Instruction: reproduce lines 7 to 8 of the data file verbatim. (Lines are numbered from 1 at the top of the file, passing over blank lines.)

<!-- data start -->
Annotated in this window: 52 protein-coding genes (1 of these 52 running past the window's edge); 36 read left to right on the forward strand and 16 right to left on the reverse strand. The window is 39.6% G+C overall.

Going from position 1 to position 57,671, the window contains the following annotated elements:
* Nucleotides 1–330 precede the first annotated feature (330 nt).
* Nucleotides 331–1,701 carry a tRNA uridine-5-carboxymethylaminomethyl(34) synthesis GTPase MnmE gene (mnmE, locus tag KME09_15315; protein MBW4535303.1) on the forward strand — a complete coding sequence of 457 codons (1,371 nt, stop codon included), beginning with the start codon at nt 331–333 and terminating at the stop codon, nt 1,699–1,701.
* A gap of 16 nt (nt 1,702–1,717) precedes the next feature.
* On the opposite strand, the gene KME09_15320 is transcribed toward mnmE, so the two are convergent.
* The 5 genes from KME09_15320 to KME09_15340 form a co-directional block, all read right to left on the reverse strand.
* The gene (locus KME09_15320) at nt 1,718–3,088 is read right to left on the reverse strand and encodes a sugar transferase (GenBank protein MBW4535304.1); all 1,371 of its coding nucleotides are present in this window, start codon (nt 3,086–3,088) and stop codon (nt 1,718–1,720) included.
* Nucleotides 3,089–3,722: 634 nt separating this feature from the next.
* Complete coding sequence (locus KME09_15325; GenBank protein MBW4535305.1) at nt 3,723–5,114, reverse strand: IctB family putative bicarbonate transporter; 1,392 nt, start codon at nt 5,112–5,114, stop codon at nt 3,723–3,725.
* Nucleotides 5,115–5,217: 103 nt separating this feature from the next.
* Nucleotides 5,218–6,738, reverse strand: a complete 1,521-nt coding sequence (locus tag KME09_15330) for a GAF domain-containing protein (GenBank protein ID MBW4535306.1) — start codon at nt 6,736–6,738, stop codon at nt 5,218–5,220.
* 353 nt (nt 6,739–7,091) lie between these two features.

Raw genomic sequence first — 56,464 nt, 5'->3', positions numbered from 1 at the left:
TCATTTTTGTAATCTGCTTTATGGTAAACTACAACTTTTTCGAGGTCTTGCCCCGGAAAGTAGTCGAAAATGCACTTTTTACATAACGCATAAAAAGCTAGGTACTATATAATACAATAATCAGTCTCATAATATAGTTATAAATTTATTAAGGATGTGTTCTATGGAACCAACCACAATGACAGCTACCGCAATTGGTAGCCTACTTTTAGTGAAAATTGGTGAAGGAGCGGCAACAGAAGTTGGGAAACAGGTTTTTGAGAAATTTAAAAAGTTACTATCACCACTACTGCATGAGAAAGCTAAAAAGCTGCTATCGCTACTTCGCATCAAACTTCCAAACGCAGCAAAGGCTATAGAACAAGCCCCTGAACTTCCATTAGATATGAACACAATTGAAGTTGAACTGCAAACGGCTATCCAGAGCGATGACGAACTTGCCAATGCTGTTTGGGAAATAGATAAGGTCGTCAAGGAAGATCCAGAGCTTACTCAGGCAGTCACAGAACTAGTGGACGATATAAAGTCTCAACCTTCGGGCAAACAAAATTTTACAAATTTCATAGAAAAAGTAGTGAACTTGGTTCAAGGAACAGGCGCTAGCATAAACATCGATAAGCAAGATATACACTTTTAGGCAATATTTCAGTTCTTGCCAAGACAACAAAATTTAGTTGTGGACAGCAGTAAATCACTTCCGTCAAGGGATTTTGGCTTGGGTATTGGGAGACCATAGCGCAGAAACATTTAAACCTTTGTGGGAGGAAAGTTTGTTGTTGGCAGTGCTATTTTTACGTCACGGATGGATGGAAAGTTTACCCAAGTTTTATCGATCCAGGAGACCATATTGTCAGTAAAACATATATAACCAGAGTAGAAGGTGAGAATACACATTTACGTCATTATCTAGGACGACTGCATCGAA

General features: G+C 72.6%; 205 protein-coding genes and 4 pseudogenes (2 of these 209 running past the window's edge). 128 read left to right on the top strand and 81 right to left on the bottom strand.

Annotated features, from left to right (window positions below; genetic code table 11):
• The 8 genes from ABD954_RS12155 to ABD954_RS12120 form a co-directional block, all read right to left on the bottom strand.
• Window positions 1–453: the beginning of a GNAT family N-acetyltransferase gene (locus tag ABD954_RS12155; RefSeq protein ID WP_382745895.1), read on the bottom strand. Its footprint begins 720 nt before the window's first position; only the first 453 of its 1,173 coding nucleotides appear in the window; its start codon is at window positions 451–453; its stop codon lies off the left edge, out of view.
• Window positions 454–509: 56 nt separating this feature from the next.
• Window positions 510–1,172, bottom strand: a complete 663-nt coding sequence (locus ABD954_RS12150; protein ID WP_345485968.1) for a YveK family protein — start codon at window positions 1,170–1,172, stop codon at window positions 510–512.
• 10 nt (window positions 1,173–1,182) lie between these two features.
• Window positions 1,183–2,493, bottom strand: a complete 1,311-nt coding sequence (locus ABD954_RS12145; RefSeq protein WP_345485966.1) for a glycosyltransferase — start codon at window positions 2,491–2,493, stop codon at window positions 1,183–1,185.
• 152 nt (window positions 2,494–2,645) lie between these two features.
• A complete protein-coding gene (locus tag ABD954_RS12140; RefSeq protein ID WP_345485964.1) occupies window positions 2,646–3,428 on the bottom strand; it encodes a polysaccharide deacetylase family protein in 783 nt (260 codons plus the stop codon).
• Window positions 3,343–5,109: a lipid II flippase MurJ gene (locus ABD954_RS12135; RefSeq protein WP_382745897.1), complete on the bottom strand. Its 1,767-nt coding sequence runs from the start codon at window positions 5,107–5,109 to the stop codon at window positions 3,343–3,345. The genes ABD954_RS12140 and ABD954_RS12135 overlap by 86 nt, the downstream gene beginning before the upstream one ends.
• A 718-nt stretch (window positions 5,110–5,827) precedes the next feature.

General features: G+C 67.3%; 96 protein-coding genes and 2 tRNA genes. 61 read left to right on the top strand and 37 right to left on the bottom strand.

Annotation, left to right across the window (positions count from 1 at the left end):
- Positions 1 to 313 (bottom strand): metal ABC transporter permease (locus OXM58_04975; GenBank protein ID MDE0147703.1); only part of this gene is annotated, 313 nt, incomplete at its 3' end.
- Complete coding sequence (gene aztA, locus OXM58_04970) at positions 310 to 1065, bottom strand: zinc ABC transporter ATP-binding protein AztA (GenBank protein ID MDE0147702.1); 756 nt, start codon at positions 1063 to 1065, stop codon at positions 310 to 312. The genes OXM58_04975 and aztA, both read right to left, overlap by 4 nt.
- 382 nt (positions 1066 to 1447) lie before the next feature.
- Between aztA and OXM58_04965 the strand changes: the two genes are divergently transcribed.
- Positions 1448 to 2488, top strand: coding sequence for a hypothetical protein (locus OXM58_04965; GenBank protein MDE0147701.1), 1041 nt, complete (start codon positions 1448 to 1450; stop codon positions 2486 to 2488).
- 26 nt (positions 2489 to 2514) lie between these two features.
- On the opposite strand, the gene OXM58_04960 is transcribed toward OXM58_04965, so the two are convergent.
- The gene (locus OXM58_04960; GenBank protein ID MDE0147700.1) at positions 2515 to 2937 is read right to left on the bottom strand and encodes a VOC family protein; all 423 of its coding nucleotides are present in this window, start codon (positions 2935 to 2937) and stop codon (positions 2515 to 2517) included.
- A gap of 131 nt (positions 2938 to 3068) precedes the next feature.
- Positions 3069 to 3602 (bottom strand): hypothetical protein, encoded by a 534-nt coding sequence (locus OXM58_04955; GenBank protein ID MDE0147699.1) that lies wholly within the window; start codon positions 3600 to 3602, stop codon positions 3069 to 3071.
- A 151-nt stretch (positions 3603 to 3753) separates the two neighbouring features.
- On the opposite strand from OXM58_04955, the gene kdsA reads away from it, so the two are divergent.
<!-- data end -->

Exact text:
* The 5 genes from KME09_15320 to KME09_15340 form a co-directional block, all read right to left on the reverse strand.
* The gene (locus KME09_15320) at nt 1,718–3,088 is read right to left on the reverse strand and encodes a sugar transferase (GenBank protein MBW4535304.1); all 1,371 of its coding nucleotides are present in this window, start codon (nt 3,086–3,088) and stop codon (nt 1,718–1,720) included.